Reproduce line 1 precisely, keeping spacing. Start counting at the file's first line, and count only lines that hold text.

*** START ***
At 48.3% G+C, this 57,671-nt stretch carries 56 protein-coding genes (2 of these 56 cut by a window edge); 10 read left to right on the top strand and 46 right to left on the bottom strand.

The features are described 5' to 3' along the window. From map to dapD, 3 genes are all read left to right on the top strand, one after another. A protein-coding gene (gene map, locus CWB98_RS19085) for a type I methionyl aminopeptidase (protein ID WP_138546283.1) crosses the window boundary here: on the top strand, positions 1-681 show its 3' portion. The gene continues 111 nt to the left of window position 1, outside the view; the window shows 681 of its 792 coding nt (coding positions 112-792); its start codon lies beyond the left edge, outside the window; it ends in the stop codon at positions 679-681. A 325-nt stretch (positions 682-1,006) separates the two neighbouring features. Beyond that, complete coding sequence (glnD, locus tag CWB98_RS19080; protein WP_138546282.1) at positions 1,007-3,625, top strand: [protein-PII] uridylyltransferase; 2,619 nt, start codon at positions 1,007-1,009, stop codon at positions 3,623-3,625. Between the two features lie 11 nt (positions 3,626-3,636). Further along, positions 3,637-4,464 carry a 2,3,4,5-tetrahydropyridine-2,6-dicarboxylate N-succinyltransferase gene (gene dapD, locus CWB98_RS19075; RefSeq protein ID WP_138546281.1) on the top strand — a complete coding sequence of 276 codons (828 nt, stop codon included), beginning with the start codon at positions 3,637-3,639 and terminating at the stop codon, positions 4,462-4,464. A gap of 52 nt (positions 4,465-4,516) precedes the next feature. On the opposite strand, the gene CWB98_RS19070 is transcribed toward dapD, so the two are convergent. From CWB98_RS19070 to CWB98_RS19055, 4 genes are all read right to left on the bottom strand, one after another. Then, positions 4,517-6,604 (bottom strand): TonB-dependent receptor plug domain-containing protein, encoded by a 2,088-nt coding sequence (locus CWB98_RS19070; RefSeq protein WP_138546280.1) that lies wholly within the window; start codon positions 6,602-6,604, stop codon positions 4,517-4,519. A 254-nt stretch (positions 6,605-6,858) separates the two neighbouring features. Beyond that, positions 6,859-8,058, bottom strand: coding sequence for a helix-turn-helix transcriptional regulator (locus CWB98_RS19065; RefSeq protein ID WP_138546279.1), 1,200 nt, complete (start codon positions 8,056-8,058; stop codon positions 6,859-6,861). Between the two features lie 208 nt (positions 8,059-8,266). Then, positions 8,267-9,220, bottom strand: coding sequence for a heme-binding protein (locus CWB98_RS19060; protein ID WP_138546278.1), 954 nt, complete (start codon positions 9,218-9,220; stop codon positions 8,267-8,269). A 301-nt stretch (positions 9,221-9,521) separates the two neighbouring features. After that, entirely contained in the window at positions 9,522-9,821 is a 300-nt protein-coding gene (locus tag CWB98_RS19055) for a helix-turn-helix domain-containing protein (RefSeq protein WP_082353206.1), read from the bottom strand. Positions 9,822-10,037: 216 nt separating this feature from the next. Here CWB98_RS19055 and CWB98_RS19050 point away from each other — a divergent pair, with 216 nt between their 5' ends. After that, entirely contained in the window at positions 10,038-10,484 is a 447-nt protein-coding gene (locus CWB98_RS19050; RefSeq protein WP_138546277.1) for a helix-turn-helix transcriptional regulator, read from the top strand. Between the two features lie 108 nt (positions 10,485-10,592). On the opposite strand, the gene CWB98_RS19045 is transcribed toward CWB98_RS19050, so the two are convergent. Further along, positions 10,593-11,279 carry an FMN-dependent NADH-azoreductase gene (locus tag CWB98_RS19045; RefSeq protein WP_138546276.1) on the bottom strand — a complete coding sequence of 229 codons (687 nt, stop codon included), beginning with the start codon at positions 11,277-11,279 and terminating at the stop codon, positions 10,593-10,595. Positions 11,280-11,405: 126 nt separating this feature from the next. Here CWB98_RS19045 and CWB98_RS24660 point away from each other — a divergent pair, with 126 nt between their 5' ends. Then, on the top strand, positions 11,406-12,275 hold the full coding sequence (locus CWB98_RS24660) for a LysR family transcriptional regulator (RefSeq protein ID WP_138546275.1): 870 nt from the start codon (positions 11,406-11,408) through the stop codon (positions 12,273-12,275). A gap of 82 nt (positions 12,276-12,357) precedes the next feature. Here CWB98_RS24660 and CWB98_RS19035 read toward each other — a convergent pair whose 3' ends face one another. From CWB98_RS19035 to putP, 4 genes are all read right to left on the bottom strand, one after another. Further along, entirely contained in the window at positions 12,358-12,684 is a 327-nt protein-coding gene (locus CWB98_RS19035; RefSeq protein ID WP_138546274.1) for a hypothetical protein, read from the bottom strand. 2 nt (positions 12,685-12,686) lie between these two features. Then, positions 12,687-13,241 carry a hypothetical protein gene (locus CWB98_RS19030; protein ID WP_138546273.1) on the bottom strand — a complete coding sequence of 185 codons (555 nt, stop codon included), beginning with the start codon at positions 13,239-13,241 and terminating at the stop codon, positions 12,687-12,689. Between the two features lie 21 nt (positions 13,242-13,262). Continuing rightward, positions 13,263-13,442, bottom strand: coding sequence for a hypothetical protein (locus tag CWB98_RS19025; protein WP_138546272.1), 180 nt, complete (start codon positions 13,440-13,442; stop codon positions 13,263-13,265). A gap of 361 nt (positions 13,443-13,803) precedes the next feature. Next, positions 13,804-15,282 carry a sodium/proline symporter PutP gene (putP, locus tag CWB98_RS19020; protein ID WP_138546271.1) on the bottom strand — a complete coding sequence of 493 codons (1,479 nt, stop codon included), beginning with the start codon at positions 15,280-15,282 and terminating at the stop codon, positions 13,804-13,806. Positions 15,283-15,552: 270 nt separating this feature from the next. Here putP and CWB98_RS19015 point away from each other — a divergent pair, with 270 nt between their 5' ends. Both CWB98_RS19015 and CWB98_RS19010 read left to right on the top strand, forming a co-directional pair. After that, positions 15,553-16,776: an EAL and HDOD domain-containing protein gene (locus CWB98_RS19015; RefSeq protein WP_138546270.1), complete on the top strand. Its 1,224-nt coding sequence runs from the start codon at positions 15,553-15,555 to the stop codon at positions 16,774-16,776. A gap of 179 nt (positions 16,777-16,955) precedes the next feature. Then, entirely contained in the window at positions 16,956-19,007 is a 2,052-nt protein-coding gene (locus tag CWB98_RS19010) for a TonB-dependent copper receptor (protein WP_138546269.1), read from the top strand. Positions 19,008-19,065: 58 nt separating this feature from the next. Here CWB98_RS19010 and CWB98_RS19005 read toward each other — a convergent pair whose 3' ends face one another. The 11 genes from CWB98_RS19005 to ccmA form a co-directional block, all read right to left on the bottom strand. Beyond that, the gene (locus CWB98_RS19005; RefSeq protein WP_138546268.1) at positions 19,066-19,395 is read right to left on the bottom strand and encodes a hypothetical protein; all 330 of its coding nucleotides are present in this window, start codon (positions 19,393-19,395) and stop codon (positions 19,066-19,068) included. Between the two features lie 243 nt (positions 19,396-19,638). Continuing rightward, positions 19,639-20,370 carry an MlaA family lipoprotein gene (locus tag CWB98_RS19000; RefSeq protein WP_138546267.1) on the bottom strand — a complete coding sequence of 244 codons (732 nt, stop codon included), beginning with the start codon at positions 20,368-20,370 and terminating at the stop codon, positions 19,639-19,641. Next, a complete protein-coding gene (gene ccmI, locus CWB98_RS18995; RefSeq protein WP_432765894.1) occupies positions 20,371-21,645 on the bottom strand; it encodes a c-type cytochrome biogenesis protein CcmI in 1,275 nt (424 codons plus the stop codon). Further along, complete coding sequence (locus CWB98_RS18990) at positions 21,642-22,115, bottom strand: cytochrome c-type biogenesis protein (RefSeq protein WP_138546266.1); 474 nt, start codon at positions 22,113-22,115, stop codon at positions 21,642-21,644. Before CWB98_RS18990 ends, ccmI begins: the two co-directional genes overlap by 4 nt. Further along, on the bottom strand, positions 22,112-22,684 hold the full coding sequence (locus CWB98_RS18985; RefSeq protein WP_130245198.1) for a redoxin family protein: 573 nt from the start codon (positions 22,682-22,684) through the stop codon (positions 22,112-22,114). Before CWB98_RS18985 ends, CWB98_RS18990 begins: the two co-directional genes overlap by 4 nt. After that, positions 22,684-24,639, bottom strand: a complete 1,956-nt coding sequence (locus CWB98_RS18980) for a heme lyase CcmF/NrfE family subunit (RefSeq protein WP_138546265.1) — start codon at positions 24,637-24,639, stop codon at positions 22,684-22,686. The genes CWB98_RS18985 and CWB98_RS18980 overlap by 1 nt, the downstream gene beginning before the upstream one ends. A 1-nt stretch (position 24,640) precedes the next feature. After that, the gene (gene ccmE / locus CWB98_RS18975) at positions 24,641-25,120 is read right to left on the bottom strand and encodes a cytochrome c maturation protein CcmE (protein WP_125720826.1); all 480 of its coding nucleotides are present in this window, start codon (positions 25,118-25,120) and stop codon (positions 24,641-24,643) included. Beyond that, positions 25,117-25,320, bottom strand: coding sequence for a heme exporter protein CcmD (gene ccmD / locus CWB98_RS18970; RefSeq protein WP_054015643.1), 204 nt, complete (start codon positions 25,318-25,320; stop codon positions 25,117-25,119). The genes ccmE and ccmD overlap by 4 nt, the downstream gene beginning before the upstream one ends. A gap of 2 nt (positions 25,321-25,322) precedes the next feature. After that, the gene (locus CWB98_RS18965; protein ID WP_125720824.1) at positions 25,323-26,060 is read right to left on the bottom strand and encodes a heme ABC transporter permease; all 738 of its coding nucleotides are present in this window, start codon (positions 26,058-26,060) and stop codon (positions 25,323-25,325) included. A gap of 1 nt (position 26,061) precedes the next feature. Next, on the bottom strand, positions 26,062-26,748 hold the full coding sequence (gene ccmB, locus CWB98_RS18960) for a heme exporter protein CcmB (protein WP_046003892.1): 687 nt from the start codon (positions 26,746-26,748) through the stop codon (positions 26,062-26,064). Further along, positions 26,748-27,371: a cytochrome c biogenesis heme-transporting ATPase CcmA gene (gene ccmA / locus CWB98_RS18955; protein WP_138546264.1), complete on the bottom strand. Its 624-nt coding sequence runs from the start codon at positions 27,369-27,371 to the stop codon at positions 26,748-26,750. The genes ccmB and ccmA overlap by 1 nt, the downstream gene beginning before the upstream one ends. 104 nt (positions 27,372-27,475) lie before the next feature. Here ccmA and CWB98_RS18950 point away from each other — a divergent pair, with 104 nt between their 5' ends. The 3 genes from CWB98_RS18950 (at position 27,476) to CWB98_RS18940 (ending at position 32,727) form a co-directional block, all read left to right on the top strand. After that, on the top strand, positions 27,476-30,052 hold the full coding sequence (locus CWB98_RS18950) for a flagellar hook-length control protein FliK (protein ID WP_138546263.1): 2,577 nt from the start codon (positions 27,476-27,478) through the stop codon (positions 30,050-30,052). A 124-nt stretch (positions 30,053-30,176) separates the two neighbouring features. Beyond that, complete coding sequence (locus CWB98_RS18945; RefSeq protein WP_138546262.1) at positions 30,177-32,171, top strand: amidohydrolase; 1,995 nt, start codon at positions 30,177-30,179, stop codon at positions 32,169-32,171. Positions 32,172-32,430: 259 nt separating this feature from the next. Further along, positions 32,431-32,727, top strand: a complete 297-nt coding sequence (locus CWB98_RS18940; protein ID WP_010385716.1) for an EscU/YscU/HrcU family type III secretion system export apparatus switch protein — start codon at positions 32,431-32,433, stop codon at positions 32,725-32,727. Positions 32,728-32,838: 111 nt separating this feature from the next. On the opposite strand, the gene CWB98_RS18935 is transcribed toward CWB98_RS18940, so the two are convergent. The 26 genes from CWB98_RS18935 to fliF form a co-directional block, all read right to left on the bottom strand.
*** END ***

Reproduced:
At 48.3% G+C, this 57,671-nt stretch carries 56 protein-coding genes (2 of these 56 cut by a window edge); 10 read left to right on the top strand and 46 right to left on the bottom strand.